Moisture mapping in the Amazon Basin using near-nadir and far-range backscatter slopes

Document Type

Conference Proceeding


The electromagnetic scattering from vegetated targets has both coherent and non-coherent scattering components that correspond to contribution from underlying soil and vegetation canopy, respectively. The non-coherent contribution is higher at far-range incidence angles (θ) than near-nadir θ. The relative contribution of coherent component increases for lower canopy thickness. The relative contribution of coherent and non-coherent scattering components is also effected by the moisture content of canopy and soil. We use normalized radar backscatter (σ°) measurements from ERS Scatterometer (ESCAT), NASA Scatterometer (NSCAT) and Tropical Rainfall Measuring Mission Precipitation Radar (TRMM-PR) to analyze the moisture characteristics and its spatial and temporal variability in the Amazon basin. The amount of coherent scattering is indicated by high near-nadir slopes of σ° θ-response which depends on surface scattering contribution. The rate of decrease in σ° from nadir direction to near nadir directions (θ < 5°) is found to be very sensitive to the vegetation density. The slope drops significantly as the θ increases to 10°, beyond which the non-coherent scattering dominates. For very dense vegetation the near nadir σ° has only non-coherent scattering and hence slope is low. Densely vegetated targets do not exhibit near nadir specular reflection and thus slope increases gradually with increase in θ. We define the Normalized Near-nadir and Far-range Slope Difference (NNFSD) as a discriminant to quantify the relative contribution of coherent and non-coherent scattering. The presence of water bodies (rivers and ponds) significantly increase the specular reflection of electromagnetic waves at near-nadir θ. NNFSD is used to identify large scale water-bodies in the Amazon basin and monitor their spatial and temporal behavior.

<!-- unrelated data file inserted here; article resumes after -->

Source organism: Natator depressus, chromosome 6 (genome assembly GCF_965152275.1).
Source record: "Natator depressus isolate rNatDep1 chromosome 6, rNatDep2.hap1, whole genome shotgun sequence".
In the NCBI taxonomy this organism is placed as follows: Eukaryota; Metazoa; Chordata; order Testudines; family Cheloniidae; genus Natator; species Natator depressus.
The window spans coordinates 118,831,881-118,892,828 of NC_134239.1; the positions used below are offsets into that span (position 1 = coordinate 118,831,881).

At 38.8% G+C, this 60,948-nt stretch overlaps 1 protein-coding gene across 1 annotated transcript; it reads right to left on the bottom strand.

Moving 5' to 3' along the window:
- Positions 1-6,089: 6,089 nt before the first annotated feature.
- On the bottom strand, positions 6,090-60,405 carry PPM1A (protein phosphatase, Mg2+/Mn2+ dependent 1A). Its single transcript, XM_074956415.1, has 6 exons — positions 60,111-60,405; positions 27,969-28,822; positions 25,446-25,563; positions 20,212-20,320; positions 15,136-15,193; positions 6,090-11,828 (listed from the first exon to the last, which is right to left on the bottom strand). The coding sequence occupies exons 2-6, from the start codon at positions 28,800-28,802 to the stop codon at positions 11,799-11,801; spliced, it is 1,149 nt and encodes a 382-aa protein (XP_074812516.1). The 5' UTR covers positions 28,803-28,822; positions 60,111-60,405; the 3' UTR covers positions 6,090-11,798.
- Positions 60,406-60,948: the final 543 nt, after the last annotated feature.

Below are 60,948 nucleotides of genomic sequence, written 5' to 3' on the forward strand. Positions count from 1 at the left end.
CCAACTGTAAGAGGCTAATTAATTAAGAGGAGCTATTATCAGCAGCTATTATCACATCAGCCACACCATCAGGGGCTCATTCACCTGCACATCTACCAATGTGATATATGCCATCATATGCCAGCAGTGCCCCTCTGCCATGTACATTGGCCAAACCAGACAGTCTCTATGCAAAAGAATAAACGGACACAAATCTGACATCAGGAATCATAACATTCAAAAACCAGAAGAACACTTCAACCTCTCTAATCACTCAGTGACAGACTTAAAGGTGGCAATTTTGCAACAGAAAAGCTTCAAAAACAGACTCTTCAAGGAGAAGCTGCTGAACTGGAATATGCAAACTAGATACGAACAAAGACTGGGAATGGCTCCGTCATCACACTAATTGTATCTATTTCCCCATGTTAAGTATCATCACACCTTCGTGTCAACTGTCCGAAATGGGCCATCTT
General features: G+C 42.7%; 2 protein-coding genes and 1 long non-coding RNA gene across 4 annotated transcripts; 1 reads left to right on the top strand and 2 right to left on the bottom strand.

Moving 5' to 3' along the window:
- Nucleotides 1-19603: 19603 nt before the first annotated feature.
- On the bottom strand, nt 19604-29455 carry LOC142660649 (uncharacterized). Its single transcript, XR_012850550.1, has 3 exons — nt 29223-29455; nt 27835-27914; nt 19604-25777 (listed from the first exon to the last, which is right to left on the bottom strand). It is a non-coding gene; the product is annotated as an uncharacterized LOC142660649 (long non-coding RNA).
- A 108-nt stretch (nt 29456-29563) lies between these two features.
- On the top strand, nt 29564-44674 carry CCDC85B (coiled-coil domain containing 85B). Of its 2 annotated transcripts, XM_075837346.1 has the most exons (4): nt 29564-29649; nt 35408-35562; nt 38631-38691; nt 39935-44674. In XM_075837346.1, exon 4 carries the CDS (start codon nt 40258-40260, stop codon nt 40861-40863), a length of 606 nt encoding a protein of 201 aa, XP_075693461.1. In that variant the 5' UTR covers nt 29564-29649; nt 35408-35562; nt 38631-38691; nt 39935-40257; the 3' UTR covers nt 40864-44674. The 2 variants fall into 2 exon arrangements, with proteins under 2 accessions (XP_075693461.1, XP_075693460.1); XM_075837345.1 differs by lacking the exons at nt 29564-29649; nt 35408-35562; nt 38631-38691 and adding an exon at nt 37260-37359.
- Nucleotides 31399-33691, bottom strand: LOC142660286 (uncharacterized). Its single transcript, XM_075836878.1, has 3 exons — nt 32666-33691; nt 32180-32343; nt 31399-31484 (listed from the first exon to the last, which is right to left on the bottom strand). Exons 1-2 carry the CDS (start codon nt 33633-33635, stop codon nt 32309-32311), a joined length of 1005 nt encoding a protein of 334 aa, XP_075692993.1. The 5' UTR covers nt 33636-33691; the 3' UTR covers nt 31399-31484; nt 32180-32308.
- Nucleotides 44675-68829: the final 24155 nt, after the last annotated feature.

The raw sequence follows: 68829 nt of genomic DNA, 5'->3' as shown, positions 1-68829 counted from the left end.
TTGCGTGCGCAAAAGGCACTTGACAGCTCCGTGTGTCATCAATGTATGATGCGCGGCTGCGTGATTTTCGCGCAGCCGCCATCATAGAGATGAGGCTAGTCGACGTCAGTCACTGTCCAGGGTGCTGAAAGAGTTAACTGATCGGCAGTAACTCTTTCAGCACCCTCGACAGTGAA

Environmental Monitoring | Geographic Information Sciences


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